Where giants walked – Giant’s Causeway Northern Ireland l Video

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Where giants walked – Giant’s Causeway Northern Ireland

Transcript/Blogpost

There was an Irish giant called Finn McCool, who was challenged to a fight by the Scottish giant Benandonner. Finn accepted and built a causeway of huge basalt columns across the North Channel of Northern Ireland, so that the two giants could meet.

This story of course has many versions and in one Finn defeats Benandonner. In another, Finn hides from Benandonner, when he realises that his enemy is much bigger than he is and Finn’s wife disguises Finn as a baby and tucks him in a cradle. When Benandonner sees the size of the “baby”, he decides that its father, Finn, must be a giant among giants. He flees back to Scotland in fright, destroying the causeway behind him, so that Finn would not be able to follow him. Across the sea, there are identical basalt columns at Fingal’s Cave on the Scottish isle of Staffa, and it is possible that the story was influenced by this similarity in geology.

This is just one of the legends that abound all over Ireland – a land of giants and leprechauns. The causeway that Finn Mc Cool created is known as the Giant’s Causeway, in County Antrim in the north coast of Northern Ireland. The Causeway is also referred to as the 8th wonder of the world. It covers an area of about 40,000 interlocking basalt columns, along 4 miles or 6 km of the coast. All of them are the result of an ancient volcanic fissure eruption.

The tops of the columns form steppingstones that lead from the cliff foot and disappear under the sea. As is common in nature, most of the columns are hexagonal, although there are also some with four, five, seven or eight sides. The tallest ones are about 12 metres (39 ft) high, and the solidified lava in the cliffs is 28 metres (92 ft) thick in places.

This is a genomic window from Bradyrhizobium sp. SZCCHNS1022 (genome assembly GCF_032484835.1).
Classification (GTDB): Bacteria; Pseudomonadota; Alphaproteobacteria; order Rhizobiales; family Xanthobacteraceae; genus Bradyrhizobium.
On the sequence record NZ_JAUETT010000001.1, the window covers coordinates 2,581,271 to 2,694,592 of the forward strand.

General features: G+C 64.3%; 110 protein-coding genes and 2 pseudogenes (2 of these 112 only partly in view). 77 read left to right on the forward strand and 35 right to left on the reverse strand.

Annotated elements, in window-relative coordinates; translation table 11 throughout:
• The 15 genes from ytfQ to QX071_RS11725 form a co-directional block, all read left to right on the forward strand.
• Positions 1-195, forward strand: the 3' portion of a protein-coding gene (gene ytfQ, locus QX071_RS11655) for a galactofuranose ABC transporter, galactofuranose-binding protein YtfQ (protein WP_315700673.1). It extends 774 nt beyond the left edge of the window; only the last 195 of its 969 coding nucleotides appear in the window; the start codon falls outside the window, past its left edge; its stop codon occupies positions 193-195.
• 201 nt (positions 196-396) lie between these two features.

How were the columns really created?

About 200 to 175 million years ago, the Eurasian and American continents that were bound together as part of the supercontinent of Pangea, started to break apart, creating the mid-Atlantic ridge as they moved away from each other. This ridge primarily lies at the bottom of the entire Atlantic Ocean – from north to south. But portions of it have enough elevation to extend above sea level, for example in Iceland, which represents the largest portion of the mid-Atlantic ridge exposed above sea level. If you visit the country, you can see it.

During the next few million of years volcanic activity continued under the Earth’s surface. Then around 50 to 60 million years ago, during the Paleocene Epoch, the northern coast of Northern Ireland, specifically County Antrim, was subject to intense volcanic activity, when highly fluid molten basalt intruded through chalk beds to form an extensive volcanic plateau. As the lava cooled, contraction occurred.

The horizontal contraction fractured in a similar way to drying mud, with the cracks propagating down as the mass cooled, leaving pillarlike structures, which also fractured horizontally into what are called “biscuits”. Eventually, the extensive fracture network produced the distinctive columns that can be seen today. The size of the columns was primarily determined by the speed at which lava cooled. The basalts were originally part of a great volcanic plateau called the Thulean Plateau, which formed during the Paleocene.

Some of the structures in the area have faced several million years of weathering, and can resemble everyday objects, adding more to Finn McCool’s legend. These include the Organ and Giant’s Boot structures. Other features include many reddish, weathered low columns known as Giant’s Eyes, created by the displacement of basalt boulders; the Shepherd’s Steps; the Honeycomb; the Giant’s Harp; the Chimney Stacks; the Giant’s Gate and the Camel’s Hump.

The Giant’s Causeway was declared a World Heritage Site by UNESCO in 1986 and a national nature reserve in 1987 by the Department of the Environment for Northern Ireland.

If you happen to be in Northern Ireland, it is definitely worth a visit. An experience you will never forget.

 

 

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I am a Chartered Environmentalist from the Royal Society for the Environment, UK and co-owner of DoLocal Digital Marketing Agency Ltd, with a Master of Environmental Management from Yale University, an MBA in Finance, and a Bachelor of Science in Physics and Mathematics. I am passionate about science, history and environment and love to create content on these topics.